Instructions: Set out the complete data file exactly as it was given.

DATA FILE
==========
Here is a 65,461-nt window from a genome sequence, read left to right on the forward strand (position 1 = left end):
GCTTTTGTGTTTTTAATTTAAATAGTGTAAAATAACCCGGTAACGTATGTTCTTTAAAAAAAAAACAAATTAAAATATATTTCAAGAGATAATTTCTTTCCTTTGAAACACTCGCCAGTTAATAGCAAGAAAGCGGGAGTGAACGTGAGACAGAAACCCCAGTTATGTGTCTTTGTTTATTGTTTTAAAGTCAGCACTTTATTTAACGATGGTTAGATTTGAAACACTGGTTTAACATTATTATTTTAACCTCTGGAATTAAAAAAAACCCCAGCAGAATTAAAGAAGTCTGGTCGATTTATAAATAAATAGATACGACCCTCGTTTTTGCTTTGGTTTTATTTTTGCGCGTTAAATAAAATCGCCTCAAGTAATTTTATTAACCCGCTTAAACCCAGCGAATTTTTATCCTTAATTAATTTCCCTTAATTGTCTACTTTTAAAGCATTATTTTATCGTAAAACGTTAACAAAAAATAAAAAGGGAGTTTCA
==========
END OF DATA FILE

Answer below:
Here is a 65,461-nt window from a genome sequence, read left to right on the forward strand (position 1 = left end):
GCTTTTGTGTTTTTAATTTAAATAGTGTAAAATAACCCGGTAACGTATGTTCTTTAAAAAAAAAACAAATTAAAATATATTTCAAGAGATAATTTCTTTCCTTTGAAACACTCGCCAGTTAATAGCAAGAAAGCGGGAGTGAACGTGAGACAGAAACCCCAGTTATGTGTCTTTGTTTATTGTTTTAAAGTCAGCACTTTATTTAACGATGGTTAGATTTGAAACACTGGTTTAACATTATTATTTTAACCTCTGGAATTAAAAAAAACCCCAGCAGAATTAAAGAAGTCTGGTCGATTTATAAATAAATAGATACGACCCTCGTTTTTGCTTTGGTTTTATTTTTGCGCGTTAAATAAAATCGCCTCAAGTAATTTTATTAACCCGCTTAAACCCAGCGAATTTTTATCCTTAATTAATTTCCCTTAATTGTCTACTTTTAAAGCATTATTTTATCGTAAAACGTTAACAAAAAATAAAAAGGGAGTTTCA